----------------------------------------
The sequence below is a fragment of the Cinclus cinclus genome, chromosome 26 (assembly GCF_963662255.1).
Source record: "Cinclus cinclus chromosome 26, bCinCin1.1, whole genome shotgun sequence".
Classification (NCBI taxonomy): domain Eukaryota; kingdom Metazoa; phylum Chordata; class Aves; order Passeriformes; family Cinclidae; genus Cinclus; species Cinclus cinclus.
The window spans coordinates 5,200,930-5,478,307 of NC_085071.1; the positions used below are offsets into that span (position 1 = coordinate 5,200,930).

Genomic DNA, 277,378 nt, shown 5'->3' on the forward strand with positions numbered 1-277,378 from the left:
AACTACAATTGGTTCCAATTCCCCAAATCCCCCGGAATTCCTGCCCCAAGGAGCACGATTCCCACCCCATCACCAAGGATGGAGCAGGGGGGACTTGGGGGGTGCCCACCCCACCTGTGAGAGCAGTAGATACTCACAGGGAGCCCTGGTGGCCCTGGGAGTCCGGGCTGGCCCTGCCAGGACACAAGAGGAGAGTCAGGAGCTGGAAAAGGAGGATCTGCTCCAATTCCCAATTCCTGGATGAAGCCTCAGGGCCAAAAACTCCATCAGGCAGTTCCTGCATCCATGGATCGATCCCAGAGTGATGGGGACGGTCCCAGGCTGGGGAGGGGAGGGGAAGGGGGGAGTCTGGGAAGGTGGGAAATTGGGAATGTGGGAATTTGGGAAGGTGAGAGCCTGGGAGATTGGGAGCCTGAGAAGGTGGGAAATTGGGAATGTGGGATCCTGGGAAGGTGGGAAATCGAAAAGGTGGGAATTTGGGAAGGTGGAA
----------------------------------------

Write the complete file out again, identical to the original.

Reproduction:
The sequence below is a fragment of the Cinclus cinclus genome, chromosome 26 (assembly GCF_963662255.1).
Source record: "Cinclus cinclus chromosome 26, bCinCin1.1, whole genome shotgun sequence".
Classification (NCBI taxonomy): domain Eukaryota; kingdom Metazoa; phylum Chordata; class Aves; order Passeriformes; family Cinclidae; genus Cinclus; species Cinclus cinclus.
The window spans coordinates 5,200,930-5,478,307 of NC_085071.1; the positions used below are offsets into that span (position 1 = coordinate 5,200,930).

Genomic DNA, 277,378 nt, shown 5'->3' on the forward strand with positions numbered 1-277,378 from the left:
AACTACAATTGGTTCCAATTCCCCAAATCCCCCGGAATTCCTGCCCCAAGGAGCACGATTCCCACCCCATCACCAAGGATGGAGCAGGGGGGACTTGGGGGGTGCCCACCCCACCTGTGAGAGCAGTAGATACTCACAGGGAGCCCTGGTGGCCCTGGGAGTCCGGGCTGGCCCTGCCAGGACACAAGAGGAGAGTCAGGAGCTGGAAAAGGAGGATCTGCTCCAATTCCCAATTCCTGGATGAAGCCTCAGGGCCAAAAACTCCATCAGGCAGTTCCTGCATCCATGGATCGATCCCAGAGTGATGGGGACGGTCCCAGGCTGGGGAGGGGAGGGGAAGGGGGGAGTCTGGGAAGGTGGGAAATTGGGAATGTGGGAATTTGGGAAGGTGAGAGCCTGGGAGATTGGGAGCCTGAGAAGGTGGGAAATTGGGAATGTGGGATCCTGGGAAGGTGGGAAATCGAAAAGGTGGGAATTTGGGAAGGTGGAA